The data table shown in the main window 1004 in FIG. 10 may be in the same format and contain the same types of data as the data table shown in FIG. 9. However, it will be appreciated that all of the event data presented in the data table shown in FIG. 10 is for events that occurred during just one test run, which was executed as part of just one performance testing project.

By a similar process, if the user selects menu items 810 or 812 (FIG. 10, also available in the other screen displays), relating to “host status” (i.e., the current condition of various ones of the application servers 102), then data is requested and retrieved, and then assembled by the test data presentation module 112 to generate the screen display shown in FIG. 1 or 12, as the case may be. (To obtain the screen display shown in FIG. 1, the user may need to specify the particular host computer for which status information is to be retrieved and displayed.)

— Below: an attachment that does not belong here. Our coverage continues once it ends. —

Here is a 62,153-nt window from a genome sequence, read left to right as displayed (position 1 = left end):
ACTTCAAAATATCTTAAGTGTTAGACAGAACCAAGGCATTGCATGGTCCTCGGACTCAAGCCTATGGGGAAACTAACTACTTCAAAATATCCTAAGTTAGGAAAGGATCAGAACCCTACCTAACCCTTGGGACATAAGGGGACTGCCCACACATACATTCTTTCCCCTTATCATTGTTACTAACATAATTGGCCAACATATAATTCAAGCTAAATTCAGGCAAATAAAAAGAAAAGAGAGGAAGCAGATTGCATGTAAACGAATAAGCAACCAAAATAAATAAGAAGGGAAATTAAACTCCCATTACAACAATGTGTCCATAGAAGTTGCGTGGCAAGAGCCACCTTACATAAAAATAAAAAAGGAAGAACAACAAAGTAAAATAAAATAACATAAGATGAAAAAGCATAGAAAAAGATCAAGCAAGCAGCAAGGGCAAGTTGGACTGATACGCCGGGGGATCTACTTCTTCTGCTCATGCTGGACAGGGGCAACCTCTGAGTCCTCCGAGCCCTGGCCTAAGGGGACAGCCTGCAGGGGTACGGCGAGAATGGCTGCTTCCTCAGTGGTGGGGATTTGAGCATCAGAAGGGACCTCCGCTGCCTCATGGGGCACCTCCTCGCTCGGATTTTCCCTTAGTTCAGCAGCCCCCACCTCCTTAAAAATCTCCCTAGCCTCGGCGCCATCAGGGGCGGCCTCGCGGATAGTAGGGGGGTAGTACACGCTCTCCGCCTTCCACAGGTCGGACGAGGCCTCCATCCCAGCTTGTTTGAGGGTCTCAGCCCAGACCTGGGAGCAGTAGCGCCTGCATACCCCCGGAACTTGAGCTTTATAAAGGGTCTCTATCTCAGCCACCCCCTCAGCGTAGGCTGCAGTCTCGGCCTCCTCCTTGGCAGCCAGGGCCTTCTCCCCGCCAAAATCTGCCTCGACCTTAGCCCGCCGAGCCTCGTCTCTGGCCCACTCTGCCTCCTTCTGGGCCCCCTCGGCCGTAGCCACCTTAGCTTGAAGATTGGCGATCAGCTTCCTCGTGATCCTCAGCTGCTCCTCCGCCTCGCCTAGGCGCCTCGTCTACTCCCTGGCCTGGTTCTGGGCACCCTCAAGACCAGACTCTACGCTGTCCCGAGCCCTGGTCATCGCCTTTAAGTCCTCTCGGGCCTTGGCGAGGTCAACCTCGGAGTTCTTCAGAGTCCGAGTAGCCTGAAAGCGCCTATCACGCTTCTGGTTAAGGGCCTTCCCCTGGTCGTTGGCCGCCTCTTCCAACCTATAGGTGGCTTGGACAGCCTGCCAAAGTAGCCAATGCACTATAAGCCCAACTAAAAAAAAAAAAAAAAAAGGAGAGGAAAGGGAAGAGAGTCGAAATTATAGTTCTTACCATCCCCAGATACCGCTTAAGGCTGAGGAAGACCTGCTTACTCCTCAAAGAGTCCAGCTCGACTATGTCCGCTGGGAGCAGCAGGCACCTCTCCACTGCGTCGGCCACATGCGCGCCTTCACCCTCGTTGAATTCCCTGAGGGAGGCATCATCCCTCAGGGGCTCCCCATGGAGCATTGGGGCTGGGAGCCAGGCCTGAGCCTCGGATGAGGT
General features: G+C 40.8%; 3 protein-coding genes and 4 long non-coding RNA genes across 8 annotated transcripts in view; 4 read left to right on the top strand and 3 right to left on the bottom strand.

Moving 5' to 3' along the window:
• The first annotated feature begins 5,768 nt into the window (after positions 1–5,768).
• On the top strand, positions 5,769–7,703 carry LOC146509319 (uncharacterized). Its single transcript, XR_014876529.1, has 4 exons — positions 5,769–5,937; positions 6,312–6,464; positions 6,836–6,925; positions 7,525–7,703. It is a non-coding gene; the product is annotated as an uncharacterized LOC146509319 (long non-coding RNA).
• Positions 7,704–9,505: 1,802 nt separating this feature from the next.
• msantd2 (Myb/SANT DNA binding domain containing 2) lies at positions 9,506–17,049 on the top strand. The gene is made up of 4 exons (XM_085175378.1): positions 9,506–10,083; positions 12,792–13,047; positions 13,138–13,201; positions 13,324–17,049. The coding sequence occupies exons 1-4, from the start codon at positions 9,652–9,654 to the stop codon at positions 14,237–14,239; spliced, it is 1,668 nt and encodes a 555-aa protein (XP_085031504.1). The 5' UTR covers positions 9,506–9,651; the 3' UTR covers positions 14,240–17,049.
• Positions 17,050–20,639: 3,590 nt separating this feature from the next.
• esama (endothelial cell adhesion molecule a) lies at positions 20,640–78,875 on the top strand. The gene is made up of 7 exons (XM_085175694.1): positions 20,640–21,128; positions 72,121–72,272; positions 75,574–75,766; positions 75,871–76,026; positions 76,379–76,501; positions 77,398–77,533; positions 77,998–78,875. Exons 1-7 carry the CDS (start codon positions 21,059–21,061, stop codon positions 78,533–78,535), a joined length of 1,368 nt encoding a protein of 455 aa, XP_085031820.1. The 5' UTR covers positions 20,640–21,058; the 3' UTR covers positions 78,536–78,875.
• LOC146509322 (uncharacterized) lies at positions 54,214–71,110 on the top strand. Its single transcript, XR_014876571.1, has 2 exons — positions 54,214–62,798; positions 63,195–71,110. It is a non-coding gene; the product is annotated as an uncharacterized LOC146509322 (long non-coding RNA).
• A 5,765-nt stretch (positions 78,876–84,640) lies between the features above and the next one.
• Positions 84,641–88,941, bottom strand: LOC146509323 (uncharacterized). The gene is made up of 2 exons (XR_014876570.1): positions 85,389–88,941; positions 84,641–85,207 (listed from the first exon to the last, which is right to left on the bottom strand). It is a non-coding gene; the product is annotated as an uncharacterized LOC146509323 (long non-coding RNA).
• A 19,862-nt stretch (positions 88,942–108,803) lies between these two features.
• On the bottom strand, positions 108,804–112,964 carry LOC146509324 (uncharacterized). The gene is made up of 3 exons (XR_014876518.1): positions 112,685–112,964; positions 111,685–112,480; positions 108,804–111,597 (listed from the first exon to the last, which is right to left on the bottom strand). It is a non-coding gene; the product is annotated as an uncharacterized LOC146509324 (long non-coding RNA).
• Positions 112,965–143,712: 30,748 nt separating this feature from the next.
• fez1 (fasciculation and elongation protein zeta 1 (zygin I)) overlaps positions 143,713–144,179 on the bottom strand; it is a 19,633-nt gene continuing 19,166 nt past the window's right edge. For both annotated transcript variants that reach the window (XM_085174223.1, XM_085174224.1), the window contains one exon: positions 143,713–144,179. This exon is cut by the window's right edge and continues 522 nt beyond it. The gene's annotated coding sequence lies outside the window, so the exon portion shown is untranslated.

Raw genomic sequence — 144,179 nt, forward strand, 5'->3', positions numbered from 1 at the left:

In the data table shown in FIG. 11 or FIG. 12, a column 1102 identifies the host computer in question. A column 1104 identifies the function being performed by the host computer with respect to performance testing operations. A column 1106 indicates the location of the host computer in question. A column 1108 indicates the condition (status) of the host computer in question. A column 1110 identifies a pool of computers that includes the host computer in question.